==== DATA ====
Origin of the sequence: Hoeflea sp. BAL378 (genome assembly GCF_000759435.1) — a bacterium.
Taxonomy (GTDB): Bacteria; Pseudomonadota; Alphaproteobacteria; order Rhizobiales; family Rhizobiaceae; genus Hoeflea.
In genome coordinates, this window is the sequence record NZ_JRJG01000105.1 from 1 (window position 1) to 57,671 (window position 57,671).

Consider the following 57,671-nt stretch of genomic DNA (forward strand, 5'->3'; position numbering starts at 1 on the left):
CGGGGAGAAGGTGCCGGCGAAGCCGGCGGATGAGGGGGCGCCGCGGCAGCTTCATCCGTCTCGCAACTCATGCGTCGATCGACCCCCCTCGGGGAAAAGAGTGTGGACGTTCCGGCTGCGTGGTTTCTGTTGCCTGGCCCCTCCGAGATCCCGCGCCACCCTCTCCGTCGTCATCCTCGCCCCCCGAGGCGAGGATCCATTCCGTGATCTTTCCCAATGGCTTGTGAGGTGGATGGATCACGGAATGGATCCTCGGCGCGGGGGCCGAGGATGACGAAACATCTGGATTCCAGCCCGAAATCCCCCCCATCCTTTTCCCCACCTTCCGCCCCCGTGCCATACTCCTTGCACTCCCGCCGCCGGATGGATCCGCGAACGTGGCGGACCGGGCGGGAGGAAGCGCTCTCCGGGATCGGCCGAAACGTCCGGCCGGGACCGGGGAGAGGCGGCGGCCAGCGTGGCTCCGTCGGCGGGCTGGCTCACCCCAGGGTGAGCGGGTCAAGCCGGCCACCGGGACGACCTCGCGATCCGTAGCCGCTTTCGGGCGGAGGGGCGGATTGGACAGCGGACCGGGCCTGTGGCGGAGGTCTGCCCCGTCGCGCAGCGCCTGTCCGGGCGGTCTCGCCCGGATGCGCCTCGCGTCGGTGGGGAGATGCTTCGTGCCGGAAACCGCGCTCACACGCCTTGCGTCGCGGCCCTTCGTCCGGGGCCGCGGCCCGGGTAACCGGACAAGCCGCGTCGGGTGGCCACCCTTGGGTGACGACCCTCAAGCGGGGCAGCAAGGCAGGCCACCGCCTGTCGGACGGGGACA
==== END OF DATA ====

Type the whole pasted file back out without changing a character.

Origin of the sequence: Hoeflea sp. BAL378 (genome assembly GCF_000759435.1) — a bacterium.
Taxonomy (GTDB): Bacteria; Pseudomonadota; Alphaproteobacteria; order Rhizobiales; family Rhizobiaceae; genus Hoeflea.
In genome coordinates, this window is the sequence record NZ_JRJG01000105.1 from 1 (window position 1) to 57,671 (window position 57,671).

Consider the following 57,671-nt stretch of genomic DNA (forward strand, 5'->3'; position numbering starts at 1 on the left):
CGGGGAGAAGGTGCCGGCGAAGCCGGCGGATGAGGGGGCGCCGCGGCAGCTTCATCCGTCTCGCAACTCATGCGTCGATCGACCCCCCTCGGGGAAAAGAGTGTGGACGTTCCGGCTGCGTGGTTTCTGTTGCCTGGCCCCTCCGAGATCCCGCGCCACCCTCTCCGTCGTCATCCTCGCCCCCCGAGGCGAGGATCCATTCCGTGATCTTTCCCAATGGCTTGTGAGGTGGATGGATCACGGAATGGATCCTCGGCGCGGGGGCCGAGGATGACGAAACATCTGGATTCCAGCCCGAAATCCCCCCCATCCTTTTCCCCACCTTCCGCCCCCGTGCCATACTCCTTGCACTCCCGCCGCCGGATGGATCCGCGAACGTGGCGGACCGGGCGGGAGGAAGCGCTCTCCGGGATCGGCCGAAACGTCCGGCCGGGACCGGGGAGAGGCGGCGGCCAGCGTGGCTCCGTCGGCGGGCTGGCTCACCCCAGGGTGAGCGGGTCAAGCCGGCCACCGGGACGACCTCGCGATCCGTAGCCGCTTTCGGGCGGAGGGGCGGATTGGACAGCGGACCGGGCCTGTGGCGGAGGTCTGCCCCGTCGCGCAGCGCCTGTCCGGGCGGTCTCGCCCGGATGCGCCTCGCGTCGGTGGGGAGATGCTTCGTGCCGGAAACCGCGCTCACACGCCTTGCGTCGCGGCCCTTCGTCCGGGGCCGCGGCCCGGGTAACCGGACAAGCCGCGTCGGGTGGCCACCCTTGGGTGACGACCCTCAAGCGGGGCAGCAAGGCAGGCCACCGCCTGTCGGACGGGGACA